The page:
Fiat and Alfa Romeo chart their future in the U.S. with new models

1964 Fiat 1500 Cabriolet ad

Fiat sold the sizzle with this ad for the 1964 Fiat 1500 Cabriolet. (click to enlarge)

Fiat and Alfa Romeo, thanks to the “merger” of Chrysler and Fiat (now FCA, for Fiat Chrysler Automobiles), are making their return to the United States, and Italian automobile enthusiasts are, well, enthusiastic. It’s not that Italian cars haven’t been available in the U.S., but those for sale here have had big numbers on their price tags. The average guy—or even the average-plus guy—has less chance of owning one than having a young Gina Lolabrigida perched on the back of his Vespa. Lamborghini? Ferrari? Ciao, baby.

Ferrari is part of the Fiat empire, and is still priced so high you need to be on the top floor of an oil sheik’s skyscraper to read it, and you don’t shop Ferrari. Ferrari shops you. It really operates as a separate entity.

Maserati has changed that somewhat. Although traditionally Maserati has been high-priced/limited production and just as traditionally, barely hanging on to profitability and sometimes not, the new Maserati Ghibli sedan has a starting price in the upper $60k range. It’s a price point that makes it easy cross shop against the BMW 5-Series, Audi A6 and Cadillac CTS/XTS, and guess which will get more attention at the, well, just about anywhere. Maserati has designs on a total production of 50,000 Ghiblis per year. BMW will build a lot more 5-Series, but for Maserati, that’s revolutionary.

1971 Alfa Romeo Spyder 1750 Veloce ad

A 1971 Alfa Romeo Spyder 1750 Veloce ad served up the dream. (click to enlarge)

The return of Fiat and Alfa Romeo to the U.S. means everyman can own an Italian car. Fiat introduced the Fiat 500 subcompact two-door sedan for the 2012 model year, following that up with the 500 Cabriolet and then in short order the pint-sized performance car, the Fiat 500 Abarth. After that the four-door Fiat 500L debuted at a 2014 model, and the Fiat 500X sport-utility coming soon.

The Fiat model line has grown rapidly, giving the budding Fiat dealer more than a single model to sell, as well as make Fiat in the U.S. more than just a one-trick pony. However, yet another Fiat model tis coming soon, and something of a surprise. The sport car developed along with the new Mazda MX-5 Miata had been slated as an Alfa Romeo, but it’s not to be so. According the FCA boss Sergio Marchionne, “our joint-venture with Mazda to build a small roadster will now yield a Fiat product, not an Alfa.”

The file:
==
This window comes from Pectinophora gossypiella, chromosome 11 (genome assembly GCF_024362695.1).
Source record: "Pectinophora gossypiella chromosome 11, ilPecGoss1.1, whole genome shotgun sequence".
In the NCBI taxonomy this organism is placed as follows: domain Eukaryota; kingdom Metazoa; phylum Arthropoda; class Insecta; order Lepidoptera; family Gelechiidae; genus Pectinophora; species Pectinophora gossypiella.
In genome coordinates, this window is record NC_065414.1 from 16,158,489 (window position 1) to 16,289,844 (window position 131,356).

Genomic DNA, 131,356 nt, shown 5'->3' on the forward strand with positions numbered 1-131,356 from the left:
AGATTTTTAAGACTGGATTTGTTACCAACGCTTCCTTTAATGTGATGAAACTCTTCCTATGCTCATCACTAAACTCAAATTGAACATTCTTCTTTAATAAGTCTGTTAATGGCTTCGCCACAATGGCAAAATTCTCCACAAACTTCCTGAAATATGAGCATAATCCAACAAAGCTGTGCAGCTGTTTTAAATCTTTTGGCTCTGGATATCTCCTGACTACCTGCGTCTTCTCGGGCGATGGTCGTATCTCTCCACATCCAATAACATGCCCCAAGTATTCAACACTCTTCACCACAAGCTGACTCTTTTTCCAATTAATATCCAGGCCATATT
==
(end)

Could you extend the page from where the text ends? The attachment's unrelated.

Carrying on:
That makes sense. Alfa sells small cars around the world, perhaps most notably the Alfa Romeo MiTo, a luxury B-segment car model. While Alfa released the MiTo to increase Alfa Romeo sales in Europe, it’s not a likely candidate for Alfa’s reentry to the American market, considering America’s general equating size and value.

1994 Alfa Romeo 165LS ad

The 1994 Alfa Romeo 165 was the last Alfa sedan sold in the U.S. (click to enlarge)

According to Marchionne, “We’re going to be pretty much dead-on with BMW. The first sedan we’ll see June 24, 2015, in Milan.” Alfa’s goal is to sell 400,000 cars annually world wide by 2018. The United States is crucial to Alfa making that number, however, and certainly not a dalliance, as plans are to sell 150,000 cars per year here. And it won’t get there by selling just the Alfa Romeo 4C.

Alfa hasn’t revealed the name of the new sedan, whether Giulia, Giulietta or something else, but it’s expected to be competitive with the BMW 5-Series. When Alfa left the U.S. market in 1995, it was selling the Alfa Romeo 164 sedan and the Alfa Romeo Spider Veloce. The latter was a two-seat sports car, which began its run in 1966. You’ll remember it as Ben’s red sports car in The Graduate. By the time it left the states, it was well into post-doc work. The Alfa 164 was what the Brits would call an “executive sedan,” built on a platform shared with Saab 9000, the Lancia Thema, with a body designed by Pininfarina, front-wheel drive, and power from one of several V-6 engines. It’s unfortunate that more people didn’t get to enjoy it, but by 1995, Alfa had fewer than 30 employees in the U.S., and had sold just 523 cars here in 1994.

1969 Fiat 124 Spider ad

Minimalist 1969 Fiat 124 Spider ad didn’t have any copy at all. (click to enlarge)

However, Fiat had left ten years earlier after facing a more precipitous decline. Annual sales in the U.S. went from about 100,000 vehicles in the mid-seventies to around 15,000 by the time it hung up the “close for business” sign in 1984. Fiat had sold a variety of sedans, coupes and sports cars here, but rust, particularly of the Fiat 850 Spider—which had the first recall for corrosion—and a reputation for unreliability that had made “Fix it again, Tony.”

Fiat, however, had a history of building sports cars since shortly before 1960, peaking with one that became its most popular model in the U.S., the 124 Spider, along with its hardtop version, the 124 Coupe. Both were based on the Fiat 124 sedan, although with different bodies—the Spider by Pininfarina, the Coupe by Bertone. Both cars had sophisticated double-overhead cam engines, a five-speed manual transmission (remarkable then) and supple sports car handling, along with refinement lacking in, say, British sports cars of the era. Fiat also made the mid-engine Fiat X 1/9, which Road & Track called the best handling car in the world.

Sports car credentials? Fiat has ‘em. Marchionne’s decision to market the new sports car co-developed Mazda as a Fiat is in keeping with the make’s heritage. A rebirth, perhaps, of the Fiat 124 Spider? One could do worse. We’re ready when they are.

UPDATE 3/7/15: FCA honcho in chief Sergio Marchionne has confirmed in Geneva that the coming sports car from Fiat will indeed be named “Fiat 124 Spider.” Expect it to arrive in about a year.